1. I am missing several teeth. A friend told me that she recently had implants to replace her missing teeth and is very happy.What are implants?
Dental implants are a wonderful way to replace missing teeth when certain conditions exist. Such things as your overall general health and the length of time you have been missing your teeth must be considered. The replacement of missing teeth using dental implants frequently requires a team approach.
After your dentist does a thorough examination and treatment plan the surgical phase of treatment takes place. In most cases a periodontist or an oral surgeon will put the implant(s), the artificial root(s) into the jaw(s). Implants can also be placed by general dentists who do them. When healing is complete, usually after 4-6 months, The tooth or bridge segment can be placed on top of the healed implants by a general dentist or a prosthodontist . Some dentists are trained to place the surgical part of the implant as well as the prosthetic or tooth part.
You should ask your dentist if you are a good candidate for implants and ask for a referral if he or she does not do them.
2. What technology do you offer?
We feature the Schick Digital Radiography system,the Odyssey Diode Laser, Nobel Biocare Dental Implants, Intraoral and Extraoral Photography, Nickel Titanium Rotary Endodontic Files, Zoom Bleaching Lights, DDS GP Dental Presentation System on Ipads, and Computers in every operatory.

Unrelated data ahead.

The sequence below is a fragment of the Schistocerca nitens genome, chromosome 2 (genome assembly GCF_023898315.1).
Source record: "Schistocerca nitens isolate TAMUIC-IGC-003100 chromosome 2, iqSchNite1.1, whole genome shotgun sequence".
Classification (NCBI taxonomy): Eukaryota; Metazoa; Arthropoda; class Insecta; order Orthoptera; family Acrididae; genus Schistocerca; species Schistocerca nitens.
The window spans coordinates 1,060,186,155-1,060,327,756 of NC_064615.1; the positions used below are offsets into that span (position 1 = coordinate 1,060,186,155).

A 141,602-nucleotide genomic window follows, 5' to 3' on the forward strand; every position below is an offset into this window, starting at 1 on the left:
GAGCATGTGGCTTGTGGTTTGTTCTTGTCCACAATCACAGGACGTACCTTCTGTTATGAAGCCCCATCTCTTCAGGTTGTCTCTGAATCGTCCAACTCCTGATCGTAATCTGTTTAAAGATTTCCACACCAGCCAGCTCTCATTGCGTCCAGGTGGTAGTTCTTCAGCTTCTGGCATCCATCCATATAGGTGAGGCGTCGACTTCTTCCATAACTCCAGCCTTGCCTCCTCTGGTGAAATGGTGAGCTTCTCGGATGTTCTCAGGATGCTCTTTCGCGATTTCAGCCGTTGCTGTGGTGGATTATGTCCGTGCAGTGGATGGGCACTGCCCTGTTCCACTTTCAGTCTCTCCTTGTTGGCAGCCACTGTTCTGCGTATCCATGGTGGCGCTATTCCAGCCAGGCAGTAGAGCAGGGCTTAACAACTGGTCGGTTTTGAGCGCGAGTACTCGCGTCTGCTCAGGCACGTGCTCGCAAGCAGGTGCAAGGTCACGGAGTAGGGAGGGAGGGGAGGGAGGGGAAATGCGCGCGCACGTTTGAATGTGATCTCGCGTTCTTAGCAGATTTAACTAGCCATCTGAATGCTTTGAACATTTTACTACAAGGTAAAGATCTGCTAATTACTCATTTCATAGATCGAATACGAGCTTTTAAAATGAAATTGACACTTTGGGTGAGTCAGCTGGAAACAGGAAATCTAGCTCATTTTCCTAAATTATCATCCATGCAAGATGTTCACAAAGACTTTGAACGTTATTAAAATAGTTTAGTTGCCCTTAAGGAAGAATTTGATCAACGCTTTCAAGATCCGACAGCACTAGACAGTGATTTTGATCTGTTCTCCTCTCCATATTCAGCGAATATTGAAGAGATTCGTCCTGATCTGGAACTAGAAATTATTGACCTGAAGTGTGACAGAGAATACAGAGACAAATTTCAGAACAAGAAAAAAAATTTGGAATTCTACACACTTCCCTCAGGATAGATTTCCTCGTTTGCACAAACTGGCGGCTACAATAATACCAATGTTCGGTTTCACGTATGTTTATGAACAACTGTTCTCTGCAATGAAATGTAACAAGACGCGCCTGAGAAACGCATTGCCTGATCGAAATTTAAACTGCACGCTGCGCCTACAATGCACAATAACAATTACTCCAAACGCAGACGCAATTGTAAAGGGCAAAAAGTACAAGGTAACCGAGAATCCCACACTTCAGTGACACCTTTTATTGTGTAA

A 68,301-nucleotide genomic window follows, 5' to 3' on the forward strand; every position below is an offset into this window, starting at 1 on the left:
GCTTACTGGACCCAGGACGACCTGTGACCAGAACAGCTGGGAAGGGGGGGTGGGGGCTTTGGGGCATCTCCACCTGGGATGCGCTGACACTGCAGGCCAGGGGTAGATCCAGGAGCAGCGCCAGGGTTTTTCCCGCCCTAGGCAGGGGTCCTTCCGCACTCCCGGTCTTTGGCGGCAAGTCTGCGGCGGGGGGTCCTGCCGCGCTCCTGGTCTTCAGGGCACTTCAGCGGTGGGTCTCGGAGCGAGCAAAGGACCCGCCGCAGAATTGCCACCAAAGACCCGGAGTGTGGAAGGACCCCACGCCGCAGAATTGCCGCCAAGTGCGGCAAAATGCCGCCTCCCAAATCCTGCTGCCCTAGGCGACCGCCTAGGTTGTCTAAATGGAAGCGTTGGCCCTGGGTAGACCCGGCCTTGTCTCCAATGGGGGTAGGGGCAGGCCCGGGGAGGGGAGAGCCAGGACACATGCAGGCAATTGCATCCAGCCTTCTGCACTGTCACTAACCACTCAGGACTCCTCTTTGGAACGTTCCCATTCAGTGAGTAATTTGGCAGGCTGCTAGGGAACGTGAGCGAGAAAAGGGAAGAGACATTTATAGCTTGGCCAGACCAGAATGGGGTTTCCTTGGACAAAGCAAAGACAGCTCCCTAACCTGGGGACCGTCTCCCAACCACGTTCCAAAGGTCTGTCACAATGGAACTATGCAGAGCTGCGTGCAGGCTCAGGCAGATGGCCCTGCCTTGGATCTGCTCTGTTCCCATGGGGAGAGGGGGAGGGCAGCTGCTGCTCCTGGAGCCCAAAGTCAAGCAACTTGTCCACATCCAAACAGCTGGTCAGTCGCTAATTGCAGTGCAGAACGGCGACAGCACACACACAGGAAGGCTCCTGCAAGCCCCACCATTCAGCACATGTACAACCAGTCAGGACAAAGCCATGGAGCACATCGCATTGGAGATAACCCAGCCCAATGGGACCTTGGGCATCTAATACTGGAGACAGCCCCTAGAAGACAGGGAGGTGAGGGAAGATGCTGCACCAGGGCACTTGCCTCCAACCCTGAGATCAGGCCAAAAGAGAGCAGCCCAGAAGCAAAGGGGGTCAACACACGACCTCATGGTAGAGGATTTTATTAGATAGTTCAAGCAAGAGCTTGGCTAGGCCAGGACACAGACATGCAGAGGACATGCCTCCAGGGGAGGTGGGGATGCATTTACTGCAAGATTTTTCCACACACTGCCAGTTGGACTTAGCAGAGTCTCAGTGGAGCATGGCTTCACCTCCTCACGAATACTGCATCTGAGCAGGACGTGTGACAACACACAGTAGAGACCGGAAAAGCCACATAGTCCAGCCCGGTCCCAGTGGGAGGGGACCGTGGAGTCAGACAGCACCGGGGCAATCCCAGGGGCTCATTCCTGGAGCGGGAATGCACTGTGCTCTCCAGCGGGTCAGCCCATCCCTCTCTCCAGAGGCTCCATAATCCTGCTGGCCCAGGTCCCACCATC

3. I have some old silver fillings which are beginning to look bad. What can be done to improve them.
Silver amalgam fillings, which are composed of 50% mercury and 50% silver alloy ,eventually need to be replaced. It may surprise you to know that the average life span of a silver filling is five to eight years. Your dentist can tell you when they appear to NEED to be replaced due to leakage, breakdown or recurrent decay.
If your concern is strictly COSMETIC, there are many new methods available to replace the fillings with beautiful, functional long lasting restorations.
Such things as white filling materials, porcelain inlays , crowns and veneers may be used to give you the smile you are seeking.
There is currently a great deal of interest in new reinforced hybrid materials. These beautiful resin materials may be reinforced with fibers, similar to fiberglass, and used in very conservative inlays and bridges without having to grind away a whole healthy tooth.
4. Will Bleaching My Teeth Harm The Enamel Of My Teeth?
The short answer is no. The enamel actually looks like glass rods with space in between them under microscopic examination. The enamel also has very little intrinsic color and looks frosty white to clear. Bleaching/Whitening agents actually pass through those glass-like rods to reach the next layer called dentin wherein the color lies and shines through the enamel.
The edges of young, healthy teeth look rather clear to grayish since the edges are pure enamel. The gumline area of teeth tend to look darker since the enamel thins out there and the color of the dentin can be seen more clearly.